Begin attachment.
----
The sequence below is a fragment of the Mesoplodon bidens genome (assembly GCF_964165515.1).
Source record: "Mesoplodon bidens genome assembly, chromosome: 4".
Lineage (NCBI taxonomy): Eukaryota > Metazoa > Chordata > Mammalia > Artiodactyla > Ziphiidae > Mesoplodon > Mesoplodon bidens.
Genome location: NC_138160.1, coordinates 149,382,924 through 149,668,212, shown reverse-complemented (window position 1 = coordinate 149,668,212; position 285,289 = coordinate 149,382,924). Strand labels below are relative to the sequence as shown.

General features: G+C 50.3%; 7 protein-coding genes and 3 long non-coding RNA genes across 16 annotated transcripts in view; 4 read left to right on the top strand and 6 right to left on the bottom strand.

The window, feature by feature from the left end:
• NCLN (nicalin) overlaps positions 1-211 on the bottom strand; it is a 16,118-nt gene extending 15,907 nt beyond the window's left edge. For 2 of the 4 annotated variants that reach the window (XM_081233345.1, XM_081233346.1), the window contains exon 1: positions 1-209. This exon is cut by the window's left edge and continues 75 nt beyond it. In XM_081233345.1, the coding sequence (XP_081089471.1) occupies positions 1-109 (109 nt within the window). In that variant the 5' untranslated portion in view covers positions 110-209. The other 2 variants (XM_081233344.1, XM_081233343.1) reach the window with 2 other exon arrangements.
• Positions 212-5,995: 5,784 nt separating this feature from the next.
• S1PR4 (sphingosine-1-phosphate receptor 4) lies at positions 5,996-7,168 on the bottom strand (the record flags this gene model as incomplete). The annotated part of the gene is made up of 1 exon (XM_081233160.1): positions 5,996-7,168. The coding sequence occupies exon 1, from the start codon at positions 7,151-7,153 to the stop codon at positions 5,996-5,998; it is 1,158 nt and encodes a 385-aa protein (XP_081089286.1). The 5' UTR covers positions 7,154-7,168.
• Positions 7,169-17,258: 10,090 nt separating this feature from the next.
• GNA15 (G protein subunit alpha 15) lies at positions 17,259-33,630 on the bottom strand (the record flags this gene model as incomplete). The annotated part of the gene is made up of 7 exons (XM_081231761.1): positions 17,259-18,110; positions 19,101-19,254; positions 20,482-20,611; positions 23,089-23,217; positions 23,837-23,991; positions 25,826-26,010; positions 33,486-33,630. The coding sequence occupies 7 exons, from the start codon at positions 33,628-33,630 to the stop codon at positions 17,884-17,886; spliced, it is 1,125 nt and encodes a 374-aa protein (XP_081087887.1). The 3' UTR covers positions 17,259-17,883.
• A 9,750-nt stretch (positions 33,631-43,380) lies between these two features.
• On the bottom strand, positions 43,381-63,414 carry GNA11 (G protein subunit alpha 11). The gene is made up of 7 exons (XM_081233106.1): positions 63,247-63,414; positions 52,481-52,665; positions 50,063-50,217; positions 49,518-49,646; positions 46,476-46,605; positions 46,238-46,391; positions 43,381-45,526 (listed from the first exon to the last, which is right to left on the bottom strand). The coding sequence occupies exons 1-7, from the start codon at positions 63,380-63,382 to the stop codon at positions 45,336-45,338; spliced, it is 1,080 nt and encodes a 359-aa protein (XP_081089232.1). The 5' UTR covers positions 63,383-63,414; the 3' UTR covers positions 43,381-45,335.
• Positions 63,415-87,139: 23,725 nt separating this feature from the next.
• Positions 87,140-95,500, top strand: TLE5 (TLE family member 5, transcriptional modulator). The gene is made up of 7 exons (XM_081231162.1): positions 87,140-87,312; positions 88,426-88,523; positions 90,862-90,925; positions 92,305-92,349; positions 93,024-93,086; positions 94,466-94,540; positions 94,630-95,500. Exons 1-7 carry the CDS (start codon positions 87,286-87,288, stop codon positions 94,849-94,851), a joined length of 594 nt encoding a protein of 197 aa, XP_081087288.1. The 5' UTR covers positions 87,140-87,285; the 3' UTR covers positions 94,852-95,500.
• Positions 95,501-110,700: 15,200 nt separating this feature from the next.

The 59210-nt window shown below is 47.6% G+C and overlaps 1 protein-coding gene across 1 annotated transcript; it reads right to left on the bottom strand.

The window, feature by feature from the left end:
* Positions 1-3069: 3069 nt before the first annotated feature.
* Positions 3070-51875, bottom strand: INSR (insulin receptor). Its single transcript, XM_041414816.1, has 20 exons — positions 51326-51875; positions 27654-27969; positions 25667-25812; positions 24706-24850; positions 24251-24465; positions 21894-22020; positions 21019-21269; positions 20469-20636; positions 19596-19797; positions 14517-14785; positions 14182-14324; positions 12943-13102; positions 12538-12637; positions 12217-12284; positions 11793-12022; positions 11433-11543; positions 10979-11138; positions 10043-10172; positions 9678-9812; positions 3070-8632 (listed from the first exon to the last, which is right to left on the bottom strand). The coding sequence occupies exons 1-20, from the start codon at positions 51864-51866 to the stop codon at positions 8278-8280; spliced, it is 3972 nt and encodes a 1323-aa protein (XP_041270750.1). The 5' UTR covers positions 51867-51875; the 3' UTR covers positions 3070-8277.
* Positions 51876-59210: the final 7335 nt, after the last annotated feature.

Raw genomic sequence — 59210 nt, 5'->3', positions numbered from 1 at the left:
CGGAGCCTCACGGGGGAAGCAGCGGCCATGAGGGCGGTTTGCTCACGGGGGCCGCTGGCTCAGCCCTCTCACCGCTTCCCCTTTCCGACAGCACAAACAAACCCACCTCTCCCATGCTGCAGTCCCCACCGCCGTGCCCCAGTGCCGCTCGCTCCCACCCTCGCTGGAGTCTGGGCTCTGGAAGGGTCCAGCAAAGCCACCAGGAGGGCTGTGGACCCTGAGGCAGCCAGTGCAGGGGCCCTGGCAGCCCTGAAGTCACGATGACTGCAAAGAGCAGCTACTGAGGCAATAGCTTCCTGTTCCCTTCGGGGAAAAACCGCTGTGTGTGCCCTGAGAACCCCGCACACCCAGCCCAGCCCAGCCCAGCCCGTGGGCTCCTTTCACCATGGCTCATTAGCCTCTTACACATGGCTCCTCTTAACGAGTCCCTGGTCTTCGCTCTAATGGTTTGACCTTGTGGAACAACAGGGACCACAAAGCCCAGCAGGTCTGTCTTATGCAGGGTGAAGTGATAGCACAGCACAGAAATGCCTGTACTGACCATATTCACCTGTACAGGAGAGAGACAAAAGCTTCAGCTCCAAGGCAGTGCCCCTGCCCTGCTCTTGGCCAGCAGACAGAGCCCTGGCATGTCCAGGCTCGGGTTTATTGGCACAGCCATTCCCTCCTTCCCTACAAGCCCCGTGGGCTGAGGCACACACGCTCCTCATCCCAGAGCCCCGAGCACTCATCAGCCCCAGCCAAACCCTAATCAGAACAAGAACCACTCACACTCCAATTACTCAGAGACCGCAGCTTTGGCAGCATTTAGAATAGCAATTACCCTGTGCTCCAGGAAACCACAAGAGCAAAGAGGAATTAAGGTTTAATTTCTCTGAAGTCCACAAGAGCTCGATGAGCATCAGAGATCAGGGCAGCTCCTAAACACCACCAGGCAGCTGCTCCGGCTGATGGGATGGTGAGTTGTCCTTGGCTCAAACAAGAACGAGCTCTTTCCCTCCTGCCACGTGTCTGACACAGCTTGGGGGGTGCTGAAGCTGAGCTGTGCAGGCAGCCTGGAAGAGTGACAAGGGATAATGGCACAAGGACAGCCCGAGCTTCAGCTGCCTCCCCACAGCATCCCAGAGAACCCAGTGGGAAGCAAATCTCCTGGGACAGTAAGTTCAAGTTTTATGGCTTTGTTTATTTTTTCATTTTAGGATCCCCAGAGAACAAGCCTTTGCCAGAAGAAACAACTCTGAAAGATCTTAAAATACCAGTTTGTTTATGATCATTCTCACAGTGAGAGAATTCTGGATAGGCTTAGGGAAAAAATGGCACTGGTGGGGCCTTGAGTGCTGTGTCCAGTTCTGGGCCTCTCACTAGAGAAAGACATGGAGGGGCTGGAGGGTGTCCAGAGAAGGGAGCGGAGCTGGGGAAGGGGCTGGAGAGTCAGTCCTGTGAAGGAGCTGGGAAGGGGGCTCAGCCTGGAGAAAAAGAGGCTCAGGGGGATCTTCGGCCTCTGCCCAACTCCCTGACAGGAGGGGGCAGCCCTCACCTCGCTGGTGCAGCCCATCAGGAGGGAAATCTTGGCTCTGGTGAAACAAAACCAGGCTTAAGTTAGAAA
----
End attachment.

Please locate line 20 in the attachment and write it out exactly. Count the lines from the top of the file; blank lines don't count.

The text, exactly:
* Positions 3070-51875, bottom strand: INSR (insulin receptor). Its single transcript, XM_041414816.1, has 20 exons — positions 51326-51875; positions 27654-27969; positions 25667-25812; positions 24706-24850; positions 24251-24465; positions 21894-22020; positions 21019-21269; positions 20469-20636; positions 19596-19797; positions 14517-14785; positions 14182-14324; positions 12943-13102; positions 12538-12637; positions 12217-12284; positions 11793-12022; positions 11433-11543; positions 10979-11138; positions 10043-10172; positions 9678-9812; positions 3070-8632 (listed from the first exon to the last, which is right to left on the bottom strand). The coding sequence occupies exons 1-20, from the start codon at positions 51864-51866 to the stop codon at positions 8278-8280; spliced, it is 3972 nt and encodes a 1323-aa protein (XP_041270750.1). The 5' UTR covers positions 51867-51875; the 3' UTR covers positions 3070-8277.